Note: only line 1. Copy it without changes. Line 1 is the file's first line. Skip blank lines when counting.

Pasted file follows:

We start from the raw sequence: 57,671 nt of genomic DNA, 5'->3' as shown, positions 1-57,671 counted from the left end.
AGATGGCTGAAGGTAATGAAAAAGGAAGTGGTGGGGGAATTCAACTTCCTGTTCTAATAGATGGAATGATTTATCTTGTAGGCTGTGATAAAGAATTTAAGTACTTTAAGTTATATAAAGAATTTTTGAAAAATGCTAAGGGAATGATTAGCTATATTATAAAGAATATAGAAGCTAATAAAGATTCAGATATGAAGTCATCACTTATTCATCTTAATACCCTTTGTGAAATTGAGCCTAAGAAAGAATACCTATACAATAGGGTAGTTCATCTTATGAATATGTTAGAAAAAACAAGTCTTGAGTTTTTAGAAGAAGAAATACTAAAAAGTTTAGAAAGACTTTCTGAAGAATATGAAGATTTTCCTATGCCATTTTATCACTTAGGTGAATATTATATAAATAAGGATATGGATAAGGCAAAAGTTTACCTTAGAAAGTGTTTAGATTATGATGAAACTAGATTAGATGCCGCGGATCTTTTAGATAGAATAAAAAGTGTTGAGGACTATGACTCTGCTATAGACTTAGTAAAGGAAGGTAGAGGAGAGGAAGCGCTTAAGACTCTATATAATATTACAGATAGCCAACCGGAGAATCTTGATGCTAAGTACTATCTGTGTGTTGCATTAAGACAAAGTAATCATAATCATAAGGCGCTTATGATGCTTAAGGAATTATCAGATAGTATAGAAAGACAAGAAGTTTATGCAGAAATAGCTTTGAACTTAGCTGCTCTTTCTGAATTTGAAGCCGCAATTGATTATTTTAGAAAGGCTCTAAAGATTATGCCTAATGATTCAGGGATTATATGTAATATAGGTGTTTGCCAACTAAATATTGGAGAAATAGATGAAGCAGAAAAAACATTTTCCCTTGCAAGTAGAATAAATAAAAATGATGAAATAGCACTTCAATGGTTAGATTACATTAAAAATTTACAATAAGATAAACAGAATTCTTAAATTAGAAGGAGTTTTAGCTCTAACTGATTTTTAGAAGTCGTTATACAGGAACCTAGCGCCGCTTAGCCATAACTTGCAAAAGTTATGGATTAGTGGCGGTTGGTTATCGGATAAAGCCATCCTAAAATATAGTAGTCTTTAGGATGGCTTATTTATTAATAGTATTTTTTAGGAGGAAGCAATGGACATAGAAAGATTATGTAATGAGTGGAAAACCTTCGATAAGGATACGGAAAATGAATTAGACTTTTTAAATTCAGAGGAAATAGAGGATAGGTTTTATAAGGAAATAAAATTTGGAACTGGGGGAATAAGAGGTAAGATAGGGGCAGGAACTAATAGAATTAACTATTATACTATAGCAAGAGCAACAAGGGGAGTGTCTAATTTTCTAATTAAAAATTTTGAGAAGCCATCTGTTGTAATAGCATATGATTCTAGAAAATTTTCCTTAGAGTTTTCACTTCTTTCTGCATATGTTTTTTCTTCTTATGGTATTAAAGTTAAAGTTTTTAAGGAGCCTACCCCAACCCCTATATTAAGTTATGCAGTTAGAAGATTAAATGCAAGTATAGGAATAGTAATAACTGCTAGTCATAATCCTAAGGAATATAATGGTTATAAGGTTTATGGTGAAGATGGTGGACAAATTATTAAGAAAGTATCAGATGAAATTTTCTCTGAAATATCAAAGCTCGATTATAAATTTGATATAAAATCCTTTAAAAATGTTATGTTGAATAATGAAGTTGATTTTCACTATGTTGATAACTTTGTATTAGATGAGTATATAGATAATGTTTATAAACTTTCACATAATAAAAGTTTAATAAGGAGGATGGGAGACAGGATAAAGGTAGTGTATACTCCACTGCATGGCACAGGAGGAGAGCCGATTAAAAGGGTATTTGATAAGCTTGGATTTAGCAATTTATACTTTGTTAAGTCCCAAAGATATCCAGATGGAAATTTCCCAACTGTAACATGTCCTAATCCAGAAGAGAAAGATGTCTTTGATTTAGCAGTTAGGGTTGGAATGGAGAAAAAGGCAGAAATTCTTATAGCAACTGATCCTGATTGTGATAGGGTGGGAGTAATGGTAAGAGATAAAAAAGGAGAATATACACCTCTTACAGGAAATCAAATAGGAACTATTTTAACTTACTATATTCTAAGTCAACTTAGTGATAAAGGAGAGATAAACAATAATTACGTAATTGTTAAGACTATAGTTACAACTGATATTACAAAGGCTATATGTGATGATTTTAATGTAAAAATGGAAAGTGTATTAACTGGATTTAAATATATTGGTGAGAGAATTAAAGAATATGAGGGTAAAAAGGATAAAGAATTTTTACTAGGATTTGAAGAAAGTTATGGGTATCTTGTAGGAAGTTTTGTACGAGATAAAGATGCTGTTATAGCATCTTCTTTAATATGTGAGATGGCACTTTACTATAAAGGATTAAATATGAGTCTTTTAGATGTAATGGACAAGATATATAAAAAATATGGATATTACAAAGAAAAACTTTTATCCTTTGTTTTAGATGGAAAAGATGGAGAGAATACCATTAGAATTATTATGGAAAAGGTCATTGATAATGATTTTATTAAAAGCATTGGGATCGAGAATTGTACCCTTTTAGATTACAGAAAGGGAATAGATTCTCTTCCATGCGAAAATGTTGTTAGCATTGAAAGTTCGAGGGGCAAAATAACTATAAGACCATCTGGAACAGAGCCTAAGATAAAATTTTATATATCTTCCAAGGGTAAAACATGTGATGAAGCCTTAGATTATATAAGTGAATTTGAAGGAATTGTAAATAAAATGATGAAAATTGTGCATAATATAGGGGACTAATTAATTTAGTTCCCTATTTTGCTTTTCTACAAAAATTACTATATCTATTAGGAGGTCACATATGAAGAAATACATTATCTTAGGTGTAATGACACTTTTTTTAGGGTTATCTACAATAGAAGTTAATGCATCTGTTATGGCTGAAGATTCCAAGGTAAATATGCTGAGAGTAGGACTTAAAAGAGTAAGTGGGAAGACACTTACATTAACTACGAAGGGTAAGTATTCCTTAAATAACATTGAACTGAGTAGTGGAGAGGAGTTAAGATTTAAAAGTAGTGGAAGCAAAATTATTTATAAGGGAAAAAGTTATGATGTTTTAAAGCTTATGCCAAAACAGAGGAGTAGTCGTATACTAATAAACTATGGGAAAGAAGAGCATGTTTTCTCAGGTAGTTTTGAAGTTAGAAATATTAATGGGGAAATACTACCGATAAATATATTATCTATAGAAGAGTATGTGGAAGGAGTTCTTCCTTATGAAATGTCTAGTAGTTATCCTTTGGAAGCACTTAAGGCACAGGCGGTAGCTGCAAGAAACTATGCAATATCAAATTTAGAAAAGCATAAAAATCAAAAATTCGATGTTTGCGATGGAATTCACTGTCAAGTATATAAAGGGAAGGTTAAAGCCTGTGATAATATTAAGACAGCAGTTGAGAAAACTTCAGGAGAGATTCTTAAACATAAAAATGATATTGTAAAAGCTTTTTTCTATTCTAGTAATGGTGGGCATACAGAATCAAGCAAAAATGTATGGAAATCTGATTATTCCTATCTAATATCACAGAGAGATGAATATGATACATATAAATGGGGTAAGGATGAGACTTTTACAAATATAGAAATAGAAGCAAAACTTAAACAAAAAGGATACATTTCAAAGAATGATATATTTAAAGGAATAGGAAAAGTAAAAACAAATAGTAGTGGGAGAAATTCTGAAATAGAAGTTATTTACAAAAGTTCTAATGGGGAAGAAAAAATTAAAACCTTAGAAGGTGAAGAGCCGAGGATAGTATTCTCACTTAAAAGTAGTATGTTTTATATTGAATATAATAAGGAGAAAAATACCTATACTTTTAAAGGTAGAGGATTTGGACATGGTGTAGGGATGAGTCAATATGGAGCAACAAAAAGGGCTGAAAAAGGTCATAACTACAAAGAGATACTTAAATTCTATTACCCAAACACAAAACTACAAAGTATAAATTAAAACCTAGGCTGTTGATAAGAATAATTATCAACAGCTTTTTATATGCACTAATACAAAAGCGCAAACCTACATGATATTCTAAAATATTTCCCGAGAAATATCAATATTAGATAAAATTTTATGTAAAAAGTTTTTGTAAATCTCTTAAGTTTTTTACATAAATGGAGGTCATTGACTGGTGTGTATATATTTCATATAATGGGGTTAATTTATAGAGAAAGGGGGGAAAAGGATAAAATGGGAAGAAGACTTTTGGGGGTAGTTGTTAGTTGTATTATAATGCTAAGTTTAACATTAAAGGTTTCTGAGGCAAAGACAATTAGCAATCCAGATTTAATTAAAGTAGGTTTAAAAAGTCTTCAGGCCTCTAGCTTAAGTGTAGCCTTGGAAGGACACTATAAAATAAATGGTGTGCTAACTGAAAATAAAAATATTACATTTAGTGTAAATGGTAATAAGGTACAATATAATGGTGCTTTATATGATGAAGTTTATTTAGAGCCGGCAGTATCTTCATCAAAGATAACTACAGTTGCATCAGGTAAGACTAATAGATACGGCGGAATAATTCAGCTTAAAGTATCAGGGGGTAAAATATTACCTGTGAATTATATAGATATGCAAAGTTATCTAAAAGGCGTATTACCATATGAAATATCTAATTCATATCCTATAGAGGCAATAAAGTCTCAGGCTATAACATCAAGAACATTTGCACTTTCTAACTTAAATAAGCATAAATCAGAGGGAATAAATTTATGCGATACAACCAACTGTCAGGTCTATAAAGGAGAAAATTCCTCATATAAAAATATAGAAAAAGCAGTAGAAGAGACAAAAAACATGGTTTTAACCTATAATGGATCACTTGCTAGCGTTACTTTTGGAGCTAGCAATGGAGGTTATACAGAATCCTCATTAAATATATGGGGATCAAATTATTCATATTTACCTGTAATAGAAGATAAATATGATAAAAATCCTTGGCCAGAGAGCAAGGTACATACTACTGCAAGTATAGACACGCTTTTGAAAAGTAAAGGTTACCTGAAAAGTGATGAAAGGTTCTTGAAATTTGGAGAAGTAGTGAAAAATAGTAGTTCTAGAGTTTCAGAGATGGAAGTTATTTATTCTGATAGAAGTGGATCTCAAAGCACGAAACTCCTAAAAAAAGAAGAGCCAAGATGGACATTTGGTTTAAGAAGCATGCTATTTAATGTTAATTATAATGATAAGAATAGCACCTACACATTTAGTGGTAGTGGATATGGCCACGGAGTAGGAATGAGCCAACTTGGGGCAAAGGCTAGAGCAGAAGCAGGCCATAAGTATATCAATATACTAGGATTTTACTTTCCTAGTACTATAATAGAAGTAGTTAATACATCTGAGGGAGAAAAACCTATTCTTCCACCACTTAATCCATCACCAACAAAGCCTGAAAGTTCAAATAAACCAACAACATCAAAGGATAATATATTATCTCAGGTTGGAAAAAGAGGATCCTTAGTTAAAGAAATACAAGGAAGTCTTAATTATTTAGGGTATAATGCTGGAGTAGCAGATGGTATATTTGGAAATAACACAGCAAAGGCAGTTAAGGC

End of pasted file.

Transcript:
We start from the raw sequence: 57,671 nt of genomic DNA, 5'->3' as shown, positions 1-57,671 counted from the left end.